, Volume 30, Issue 2, pp 146-151

A volcanic-exhalative origin for the world's largest (Kalahari) Manganese field

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Abstract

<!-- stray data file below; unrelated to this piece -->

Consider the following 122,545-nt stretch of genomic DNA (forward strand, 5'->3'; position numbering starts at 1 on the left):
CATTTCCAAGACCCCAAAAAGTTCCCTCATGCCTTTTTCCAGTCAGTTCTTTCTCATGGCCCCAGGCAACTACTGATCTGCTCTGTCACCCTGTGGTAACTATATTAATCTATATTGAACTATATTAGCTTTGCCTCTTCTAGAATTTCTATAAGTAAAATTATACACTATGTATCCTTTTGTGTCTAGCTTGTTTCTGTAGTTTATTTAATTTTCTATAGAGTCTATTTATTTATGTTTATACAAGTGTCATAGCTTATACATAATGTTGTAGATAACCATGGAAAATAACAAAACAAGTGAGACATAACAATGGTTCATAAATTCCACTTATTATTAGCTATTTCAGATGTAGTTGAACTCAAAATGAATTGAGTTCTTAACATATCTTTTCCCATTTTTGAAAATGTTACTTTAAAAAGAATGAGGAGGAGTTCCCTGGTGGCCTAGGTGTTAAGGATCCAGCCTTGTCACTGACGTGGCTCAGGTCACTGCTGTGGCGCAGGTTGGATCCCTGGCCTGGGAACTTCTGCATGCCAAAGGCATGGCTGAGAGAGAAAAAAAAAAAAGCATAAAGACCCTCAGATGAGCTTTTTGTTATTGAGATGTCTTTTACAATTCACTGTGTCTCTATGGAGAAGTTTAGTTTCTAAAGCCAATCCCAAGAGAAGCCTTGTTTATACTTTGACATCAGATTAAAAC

The ∼ 2220 Ma Kalahari Manganese field of South Africa is the world's largest Mn resource and a major producer. Current models for its origin rely on those developed for Phanerozoic deposits, invoking a submarine redox boundary and water movements across a continental shelf, precipitating Mn oxides from the sea. Here we report the discovery of major hydrothermal alteration in the thick andesitic volcanic pile beneath the Mn ore. This and other evidence shows that the Kalahari manganese is actually a volcanic exhalative deposit, analogous in some respects to those forming at present day mid-ocean ridges. Important differences in depth and oxygen supply account for the smaller area and high grade of the Kalahari Manganese Field, compared with the widespread but thinly developed modern ocean floor Mn deposits.